To my horror, I discovered when I got to Barnes & Noble that it was almost 500 pages long. The writing was dense, detailed and somewhat humorless, but the wild plot or, rather, plots made it a real page-turner. I had never read anything by Mr. Ellroy, and, consequently, I had anticipated something on the order of the lighthearted Elmore Leonard and Carl Hiaasen. Instead, I got a tortured American Balzac with a passion for conspiracy theories that would keep a dozen Web sites busy for years. Indeed, the book contains so many varieties of carnal congress and gruesome violence, besides the skeletons in just about every character’s closet, that I ended up wearying of the obsessive depravity. For example, try to imagine a Walt Disney-like organization engaged in pornography and pedophilia, and you get some idea of the scandalous goings-on.
Mr. Ellroy is not into satire. His Hollywood of the 50′s is a pit in hell, and every character is more or less a mortal sinner. Hush-Hush magazine, Mr. Ellroy’s approximation of the old, unlamented Confidential , uncovers some of the dirt back then, but never enough to threaten the corporate establishment. Since reading the book and seeing the movie, I have learned that Mr. Ellroy has written a book about the unsolved and unpunished murder of his mother in sordid circumstances, and of his own ignoble exploitation of her demise to give him a “make-out” line with women. Hence, a torrent of guilt and shame seems to be the driving force behind his dark sagas of police corruption and culpability.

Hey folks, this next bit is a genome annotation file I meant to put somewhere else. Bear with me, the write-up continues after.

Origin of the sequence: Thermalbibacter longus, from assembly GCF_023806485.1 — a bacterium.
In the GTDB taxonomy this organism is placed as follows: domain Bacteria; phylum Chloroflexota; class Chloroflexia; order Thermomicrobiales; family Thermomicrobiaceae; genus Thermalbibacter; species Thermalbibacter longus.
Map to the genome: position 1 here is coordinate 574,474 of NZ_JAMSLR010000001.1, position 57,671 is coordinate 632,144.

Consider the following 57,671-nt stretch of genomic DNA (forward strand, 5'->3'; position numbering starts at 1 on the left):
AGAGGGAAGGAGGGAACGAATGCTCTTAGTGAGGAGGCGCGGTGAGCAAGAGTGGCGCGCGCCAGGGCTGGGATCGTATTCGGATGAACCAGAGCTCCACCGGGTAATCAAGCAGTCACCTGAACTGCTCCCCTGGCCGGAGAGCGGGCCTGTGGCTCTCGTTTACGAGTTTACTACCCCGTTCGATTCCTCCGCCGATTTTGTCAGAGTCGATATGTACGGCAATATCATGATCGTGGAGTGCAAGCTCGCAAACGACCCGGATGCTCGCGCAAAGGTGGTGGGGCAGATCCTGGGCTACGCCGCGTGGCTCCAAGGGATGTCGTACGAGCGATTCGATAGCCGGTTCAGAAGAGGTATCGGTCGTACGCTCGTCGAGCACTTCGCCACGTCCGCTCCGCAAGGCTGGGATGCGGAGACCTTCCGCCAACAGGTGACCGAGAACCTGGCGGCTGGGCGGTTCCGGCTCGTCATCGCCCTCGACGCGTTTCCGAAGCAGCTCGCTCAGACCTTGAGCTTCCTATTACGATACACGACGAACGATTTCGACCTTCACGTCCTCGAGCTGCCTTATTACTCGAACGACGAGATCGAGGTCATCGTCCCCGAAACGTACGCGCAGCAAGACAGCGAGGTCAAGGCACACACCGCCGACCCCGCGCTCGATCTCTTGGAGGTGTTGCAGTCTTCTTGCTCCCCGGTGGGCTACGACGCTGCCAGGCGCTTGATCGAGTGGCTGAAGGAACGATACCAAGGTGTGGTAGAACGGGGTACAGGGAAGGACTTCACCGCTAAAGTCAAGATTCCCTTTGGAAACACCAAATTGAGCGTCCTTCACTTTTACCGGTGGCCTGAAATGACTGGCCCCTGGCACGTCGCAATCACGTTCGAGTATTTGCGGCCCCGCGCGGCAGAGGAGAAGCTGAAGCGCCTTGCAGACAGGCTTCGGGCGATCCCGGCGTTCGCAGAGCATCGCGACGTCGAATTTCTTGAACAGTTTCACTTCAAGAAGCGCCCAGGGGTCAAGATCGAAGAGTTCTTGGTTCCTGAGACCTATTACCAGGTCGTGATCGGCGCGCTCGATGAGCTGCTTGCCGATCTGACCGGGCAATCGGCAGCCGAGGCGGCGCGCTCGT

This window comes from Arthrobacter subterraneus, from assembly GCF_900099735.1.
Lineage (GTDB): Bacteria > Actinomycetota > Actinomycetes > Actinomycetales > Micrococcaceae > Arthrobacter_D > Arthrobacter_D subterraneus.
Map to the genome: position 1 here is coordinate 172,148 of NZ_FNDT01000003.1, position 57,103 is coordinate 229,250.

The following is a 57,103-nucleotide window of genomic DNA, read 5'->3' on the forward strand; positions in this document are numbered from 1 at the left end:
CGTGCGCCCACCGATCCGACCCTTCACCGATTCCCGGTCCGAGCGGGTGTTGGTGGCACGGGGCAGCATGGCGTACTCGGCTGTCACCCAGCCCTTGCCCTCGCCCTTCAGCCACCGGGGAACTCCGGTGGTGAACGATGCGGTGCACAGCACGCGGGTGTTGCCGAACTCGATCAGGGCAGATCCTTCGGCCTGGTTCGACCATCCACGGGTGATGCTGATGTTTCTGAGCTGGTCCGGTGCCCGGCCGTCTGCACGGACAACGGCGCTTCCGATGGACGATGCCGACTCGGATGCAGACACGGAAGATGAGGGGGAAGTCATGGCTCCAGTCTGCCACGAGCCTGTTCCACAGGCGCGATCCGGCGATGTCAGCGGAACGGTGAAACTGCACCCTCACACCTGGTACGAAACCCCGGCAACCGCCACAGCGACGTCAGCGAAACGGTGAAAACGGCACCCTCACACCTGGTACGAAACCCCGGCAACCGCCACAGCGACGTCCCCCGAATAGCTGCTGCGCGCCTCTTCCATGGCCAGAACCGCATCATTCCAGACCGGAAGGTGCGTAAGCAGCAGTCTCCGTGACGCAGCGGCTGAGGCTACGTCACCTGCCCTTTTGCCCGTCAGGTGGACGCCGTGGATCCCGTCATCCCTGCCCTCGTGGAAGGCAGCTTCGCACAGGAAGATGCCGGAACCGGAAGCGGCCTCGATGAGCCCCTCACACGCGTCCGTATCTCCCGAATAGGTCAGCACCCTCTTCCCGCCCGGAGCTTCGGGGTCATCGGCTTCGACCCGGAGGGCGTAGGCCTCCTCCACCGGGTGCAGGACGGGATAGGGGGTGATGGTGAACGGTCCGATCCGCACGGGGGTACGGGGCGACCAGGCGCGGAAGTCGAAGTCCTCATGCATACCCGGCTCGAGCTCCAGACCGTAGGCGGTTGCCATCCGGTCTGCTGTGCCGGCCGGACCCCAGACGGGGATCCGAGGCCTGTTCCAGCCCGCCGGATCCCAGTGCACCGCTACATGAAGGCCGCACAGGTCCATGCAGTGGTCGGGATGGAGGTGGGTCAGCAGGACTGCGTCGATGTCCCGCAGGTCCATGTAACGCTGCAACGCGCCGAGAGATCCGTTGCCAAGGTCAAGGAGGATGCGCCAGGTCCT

By using the sadistic gangster Johnny Stompanato and his battered mistress Lana Turner as real-life characters in his book, along with the knife-slaying of Stompanato by Turner’s protective daughter, and by referring casually to Robert Mitchum’s notorious marijuana bust, Mr. Ellroy adds just enough sleazy tabloid factoids to his fiction to create the illusion of a community chronicle with more audacity than Mario Puzo employed in The Godfather , a more marginal exploitation of Hollywood’s longstanding ties to the mob.